Signatur Availability
    BibTip Others were also interested in ...
  • 3
    Publication Date: 2011-04-08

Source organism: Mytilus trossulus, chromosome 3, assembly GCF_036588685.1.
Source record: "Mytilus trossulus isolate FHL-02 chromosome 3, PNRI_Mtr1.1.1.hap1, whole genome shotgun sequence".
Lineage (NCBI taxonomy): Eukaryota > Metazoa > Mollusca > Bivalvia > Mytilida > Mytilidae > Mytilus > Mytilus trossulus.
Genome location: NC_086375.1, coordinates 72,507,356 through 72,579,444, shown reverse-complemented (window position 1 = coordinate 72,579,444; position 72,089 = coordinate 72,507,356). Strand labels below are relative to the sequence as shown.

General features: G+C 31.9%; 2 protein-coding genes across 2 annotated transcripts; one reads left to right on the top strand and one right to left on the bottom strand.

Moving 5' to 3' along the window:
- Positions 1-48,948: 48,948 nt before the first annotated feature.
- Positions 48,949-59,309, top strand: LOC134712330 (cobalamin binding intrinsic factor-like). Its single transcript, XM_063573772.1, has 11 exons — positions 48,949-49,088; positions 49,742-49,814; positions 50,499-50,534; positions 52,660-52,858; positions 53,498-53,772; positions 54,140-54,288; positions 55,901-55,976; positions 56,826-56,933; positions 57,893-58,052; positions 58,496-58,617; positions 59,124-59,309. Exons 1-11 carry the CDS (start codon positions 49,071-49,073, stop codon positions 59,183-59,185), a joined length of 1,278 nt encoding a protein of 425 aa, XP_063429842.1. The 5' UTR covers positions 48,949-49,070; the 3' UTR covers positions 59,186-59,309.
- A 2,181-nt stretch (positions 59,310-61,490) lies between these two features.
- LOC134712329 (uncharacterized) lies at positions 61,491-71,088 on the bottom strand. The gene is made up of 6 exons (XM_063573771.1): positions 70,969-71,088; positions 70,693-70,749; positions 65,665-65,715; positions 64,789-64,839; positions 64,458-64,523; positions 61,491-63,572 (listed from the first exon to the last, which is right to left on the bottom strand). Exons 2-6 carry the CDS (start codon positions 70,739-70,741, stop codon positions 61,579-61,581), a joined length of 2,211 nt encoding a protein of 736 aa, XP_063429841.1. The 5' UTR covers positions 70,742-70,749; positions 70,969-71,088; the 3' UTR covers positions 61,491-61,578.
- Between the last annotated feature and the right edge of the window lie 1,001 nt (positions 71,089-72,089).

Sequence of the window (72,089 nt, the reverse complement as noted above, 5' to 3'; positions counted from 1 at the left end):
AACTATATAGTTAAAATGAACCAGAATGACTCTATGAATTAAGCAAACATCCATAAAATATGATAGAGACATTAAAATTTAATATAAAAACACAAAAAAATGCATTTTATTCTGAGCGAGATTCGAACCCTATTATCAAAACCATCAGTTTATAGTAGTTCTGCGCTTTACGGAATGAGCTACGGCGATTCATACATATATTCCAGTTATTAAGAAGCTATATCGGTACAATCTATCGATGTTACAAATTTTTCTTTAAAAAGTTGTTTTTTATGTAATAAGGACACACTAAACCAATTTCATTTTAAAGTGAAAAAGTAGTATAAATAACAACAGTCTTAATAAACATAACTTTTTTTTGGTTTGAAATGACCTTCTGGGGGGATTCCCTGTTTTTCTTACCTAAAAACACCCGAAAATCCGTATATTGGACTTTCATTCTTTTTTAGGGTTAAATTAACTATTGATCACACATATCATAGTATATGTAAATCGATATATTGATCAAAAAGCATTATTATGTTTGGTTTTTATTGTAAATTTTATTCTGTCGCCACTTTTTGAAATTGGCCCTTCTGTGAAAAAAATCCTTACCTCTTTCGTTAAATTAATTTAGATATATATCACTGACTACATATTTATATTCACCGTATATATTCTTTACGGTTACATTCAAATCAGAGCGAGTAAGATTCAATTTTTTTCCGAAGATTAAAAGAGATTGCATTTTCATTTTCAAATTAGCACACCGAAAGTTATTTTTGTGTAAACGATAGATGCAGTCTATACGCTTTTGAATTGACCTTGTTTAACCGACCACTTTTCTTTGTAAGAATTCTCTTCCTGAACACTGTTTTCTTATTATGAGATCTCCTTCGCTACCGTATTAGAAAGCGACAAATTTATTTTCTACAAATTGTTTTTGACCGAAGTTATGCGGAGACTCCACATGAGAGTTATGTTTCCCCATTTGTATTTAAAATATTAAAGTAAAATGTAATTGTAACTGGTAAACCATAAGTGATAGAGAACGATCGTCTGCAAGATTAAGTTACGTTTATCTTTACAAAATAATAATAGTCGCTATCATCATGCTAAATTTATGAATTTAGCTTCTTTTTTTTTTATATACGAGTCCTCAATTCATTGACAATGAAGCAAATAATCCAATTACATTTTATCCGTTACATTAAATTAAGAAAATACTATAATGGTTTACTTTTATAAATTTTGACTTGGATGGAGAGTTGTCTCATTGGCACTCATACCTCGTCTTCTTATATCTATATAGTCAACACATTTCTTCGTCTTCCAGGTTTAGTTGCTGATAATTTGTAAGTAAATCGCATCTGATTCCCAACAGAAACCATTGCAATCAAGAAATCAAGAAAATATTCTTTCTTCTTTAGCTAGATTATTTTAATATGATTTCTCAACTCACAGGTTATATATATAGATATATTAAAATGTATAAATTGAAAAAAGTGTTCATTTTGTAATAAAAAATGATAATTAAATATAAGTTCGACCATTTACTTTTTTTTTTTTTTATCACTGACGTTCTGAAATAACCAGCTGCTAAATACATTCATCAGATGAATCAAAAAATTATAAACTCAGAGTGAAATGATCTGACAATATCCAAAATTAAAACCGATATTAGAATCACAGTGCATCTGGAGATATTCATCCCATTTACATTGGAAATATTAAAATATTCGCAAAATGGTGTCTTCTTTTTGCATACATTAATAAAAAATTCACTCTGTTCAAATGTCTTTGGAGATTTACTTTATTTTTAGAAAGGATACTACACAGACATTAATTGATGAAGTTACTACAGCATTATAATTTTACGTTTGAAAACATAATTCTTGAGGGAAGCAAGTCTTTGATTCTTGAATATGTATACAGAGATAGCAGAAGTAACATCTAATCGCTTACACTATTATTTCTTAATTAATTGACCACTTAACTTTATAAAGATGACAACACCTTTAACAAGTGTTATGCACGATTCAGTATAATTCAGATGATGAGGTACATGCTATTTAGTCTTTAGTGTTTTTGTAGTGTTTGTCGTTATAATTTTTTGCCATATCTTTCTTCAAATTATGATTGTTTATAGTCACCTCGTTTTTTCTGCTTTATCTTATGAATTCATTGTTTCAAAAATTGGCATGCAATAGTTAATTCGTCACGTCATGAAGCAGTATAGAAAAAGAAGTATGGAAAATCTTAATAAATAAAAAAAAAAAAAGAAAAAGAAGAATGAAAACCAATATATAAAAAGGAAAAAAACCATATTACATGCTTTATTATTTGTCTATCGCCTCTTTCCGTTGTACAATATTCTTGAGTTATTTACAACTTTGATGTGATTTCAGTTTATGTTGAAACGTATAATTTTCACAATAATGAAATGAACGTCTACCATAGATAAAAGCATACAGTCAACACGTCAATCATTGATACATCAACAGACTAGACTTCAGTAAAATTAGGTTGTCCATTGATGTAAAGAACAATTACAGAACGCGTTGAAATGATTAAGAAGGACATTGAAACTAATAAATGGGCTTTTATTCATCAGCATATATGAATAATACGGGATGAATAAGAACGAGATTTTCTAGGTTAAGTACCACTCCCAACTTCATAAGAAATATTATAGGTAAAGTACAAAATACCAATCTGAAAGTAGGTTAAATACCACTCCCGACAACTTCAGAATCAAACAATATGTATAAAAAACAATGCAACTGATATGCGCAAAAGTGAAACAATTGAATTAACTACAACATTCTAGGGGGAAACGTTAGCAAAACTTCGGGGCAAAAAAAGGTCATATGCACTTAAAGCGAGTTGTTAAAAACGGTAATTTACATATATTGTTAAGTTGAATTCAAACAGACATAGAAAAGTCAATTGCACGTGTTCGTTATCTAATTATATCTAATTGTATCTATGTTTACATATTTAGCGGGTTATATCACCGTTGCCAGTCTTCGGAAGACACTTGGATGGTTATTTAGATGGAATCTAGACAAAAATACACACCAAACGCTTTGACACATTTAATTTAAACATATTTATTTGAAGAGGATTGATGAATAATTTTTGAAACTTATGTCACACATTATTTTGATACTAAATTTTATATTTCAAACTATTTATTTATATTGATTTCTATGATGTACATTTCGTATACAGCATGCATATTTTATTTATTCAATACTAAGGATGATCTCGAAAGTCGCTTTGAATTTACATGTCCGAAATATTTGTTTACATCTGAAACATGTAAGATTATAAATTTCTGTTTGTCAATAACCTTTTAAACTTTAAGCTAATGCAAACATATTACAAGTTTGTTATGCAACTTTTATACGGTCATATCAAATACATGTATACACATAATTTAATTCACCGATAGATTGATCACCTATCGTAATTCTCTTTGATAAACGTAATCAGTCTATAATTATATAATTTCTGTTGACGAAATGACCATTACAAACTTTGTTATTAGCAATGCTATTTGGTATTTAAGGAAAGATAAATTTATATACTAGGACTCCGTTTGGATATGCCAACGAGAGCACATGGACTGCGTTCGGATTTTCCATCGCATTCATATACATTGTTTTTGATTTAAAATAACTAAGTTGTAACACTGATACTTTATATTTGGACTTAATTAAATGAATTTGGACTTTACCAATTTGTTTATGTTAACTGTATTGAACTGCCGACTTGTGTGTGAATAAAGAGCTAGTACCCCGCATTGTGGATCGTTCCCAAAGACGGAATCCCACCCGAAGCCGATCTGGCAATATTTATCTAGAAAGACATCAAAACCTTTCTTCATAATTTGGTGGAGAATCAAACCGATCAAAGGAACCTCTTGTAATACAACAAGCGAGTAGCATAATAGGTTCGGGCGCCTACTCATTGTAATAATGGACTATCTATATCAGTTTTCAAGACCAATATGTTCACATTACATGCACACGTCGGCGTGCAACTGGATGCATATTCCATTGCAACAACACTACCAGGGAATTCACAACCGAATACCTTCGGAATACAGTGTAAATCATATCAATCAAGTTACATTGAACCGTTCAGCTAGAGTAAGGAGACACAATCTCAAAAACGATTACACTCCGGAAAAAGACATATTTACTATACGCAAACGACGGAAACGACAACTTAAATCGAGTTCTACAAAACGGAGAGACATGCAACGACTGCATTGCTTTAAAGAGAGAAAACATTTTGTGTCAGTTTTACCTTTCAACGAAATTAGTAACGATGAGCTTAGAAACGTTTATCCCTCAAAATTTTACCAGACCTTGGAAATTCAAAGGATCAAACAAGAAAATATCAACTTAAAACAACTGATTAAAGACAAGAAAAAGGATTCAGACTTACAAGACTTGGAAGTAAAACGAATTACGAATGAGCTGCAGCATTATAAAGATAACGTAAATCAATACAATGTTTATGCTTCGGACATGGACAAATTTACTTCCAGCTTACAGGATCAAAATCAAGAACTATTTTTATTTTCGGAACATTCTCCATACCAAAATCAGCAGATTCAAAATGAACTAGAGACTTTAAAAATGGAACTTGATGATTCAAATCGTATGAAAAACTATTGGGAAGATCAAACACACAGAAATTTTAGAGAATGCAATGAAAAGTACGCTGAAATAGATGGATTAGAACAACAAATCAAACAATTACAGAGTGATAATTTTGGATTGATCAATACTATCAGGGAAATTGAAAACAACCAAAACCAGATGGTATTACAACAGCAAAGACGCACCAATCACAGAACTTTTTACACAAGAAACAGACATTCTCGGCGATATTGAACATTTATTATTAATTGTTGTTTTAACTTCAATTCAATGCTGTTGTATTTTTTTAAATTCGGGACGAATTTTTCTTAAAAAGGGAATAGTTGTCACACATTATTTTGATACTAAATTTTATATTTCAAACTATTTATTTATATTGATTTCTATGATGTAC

Description: Despite the high prevalence and poor outcome of patients with metastatic lung cancer the mechanisms of tumour progression and metastasis remain largely uncharacterized. Here we modelled human lung adenocarcinoma, which frequently harbours activating point mutations in KRAS and inactivation of the p53 pathway, using conditional alleles in mice. Lentiviral-mediated somatic activation of oncogenic Kras and deletion of p53 in the lung epithelial cells of Kras(LSL-G12D/+);p53(flox/flox) mice initiates lung adenocarcinoma development. Although tumours are initiated synchronously by defined genetic alterations, only a subset becomes malignant, indicating that disease progression requires additional alterations. Identification of the lentiviral integration sites allowed us to distinguish metastatic from non-metastatic tumours and determine the gene expression alterations that distinguish these tumour types. Cross-species analysis identified the NK2-related homeobox transcription factor Nkx2-1 (also called Ttf-1 or Titf1) as a candidate suppressor of malignant progression. In this mouse model, Nkx2-1 negativity is pathognomonic of high-grade poorly differentiated tumours. Gain- and loss-of-function experiments in cells derived from metastatic and non-metastatic tumours demonstrated that Nkx2-1 controls tumour differentiation and limits metastatic potential in vivo. Interrogation of Nkx2-1-regulated genes, analysis of tumours at defined developmental stages, and functional complementation experiments indicate that Nkx2-1 constrains tumours in part by repressing the embryonically restricted chromatin regulator Hmga2. Whereas focal amplification of NKX2-1 in a fraction of human lung adenocarcinomas has focused attention on its oncogenic function, our data specifically link Nkx2-1 downregulation to loss of differentiation, enhanced tumour seeding ability and increased metastatic proclivity. Thus, the oncogenic and suppressive functions of Nkx2-1 in the same tumour type substantiate its role as a dual function lineage factor.〈br /〉〈br /〉〈a href="https://www.ncbi.nlm.nih.gov/pmc/articles/PMC3088778/" target="_blank"〉〈img src="https://static.pubmed.gov/portal/portal3rc.fcgi/4089621/img/3977009" border="0"〉〈/a〉   〈a href="https://www.ncbi.nlm.nih.gov/pmc/articles/PMC3088778/" target="_blank"〉This paper as free author manuscript - peer-reviewed and accepted for publication〈/a〉〈br /〉〈br /〉〈span class="detail_caption"〉Notes: 〈/span〉Winslow, Monte M -- Dayton, Talya L -- Verhaak, Roel G W -- Kim-Kiselak, Caroline -- Snyder, Eric L -- Feldser, David M -- Hubbard, Diana D -- DuPage, Michel J -- Whittaker, Charles A -- Hoersch, Sebastian -- Yoon, Stephanie -- Crowley, Denise -- Bronson, Roderick T -- Chiang, Derek Y -- Meyerson, Matthew -- Jacks, Tyler -- K08 CA154784/CA/NCI NIH HHS/ -- K99-CA151968/CA/NCI NIH HHS/ -- P30 CA014051/CA/NCI NIH HHS/ -- P30 CA014051-36/CA/NCI NIH HHS/ -- P30 CA014051-37/CA/NCI NIH HHS/ -- P30 CA014051-38/CA/NCI NIH HHS/ -- P30 CA014051-39/CA/NCI NIH HHS/ -- P30 CA014051-40/CA/NCI NIH HHS/ -- P30-CA14051/CA/NCI NIH HHS/ -- R00 CA151968/CA/NCI NIH HHS/ -- R01 CA109038/CA/NCI NIH HHS/ -- T32-HL007627/HL/NHLBI NIH HHS/ -- U01 CA084306/CA/NCI NIH HHS/ -- U01 CA084306-11/CA/NCI NIH HHS/ -- U01 CA084306-12/CA/NCI NIH HHS/ -- U01 CA084306-13/CA/NCI NIH HHS/ -- U01-CA84306/CA/NCI NIH HHS/ -- Howard Hughes Medical Institute/ -- England -- Nature. 2011 May 5;473(7345):101-4. doi: 10.1038/nature09881. Epub 2011 Apr 6.〈br /〉〈span class="detail_caption"〉Author address: 〈/span〉David H. Koch Institute for Integrative Cancer Research, Massachusetts Institute of Technology, Cambridge, Massachusetts 02139, USA.〈br /〉〈span class="detail_caption"〉Record origin:〈/span〉 〈a href="http://www.ncbi.nlm.nih.gov/pubmed/21471965" target="_blank"〉PubMed〈/a〉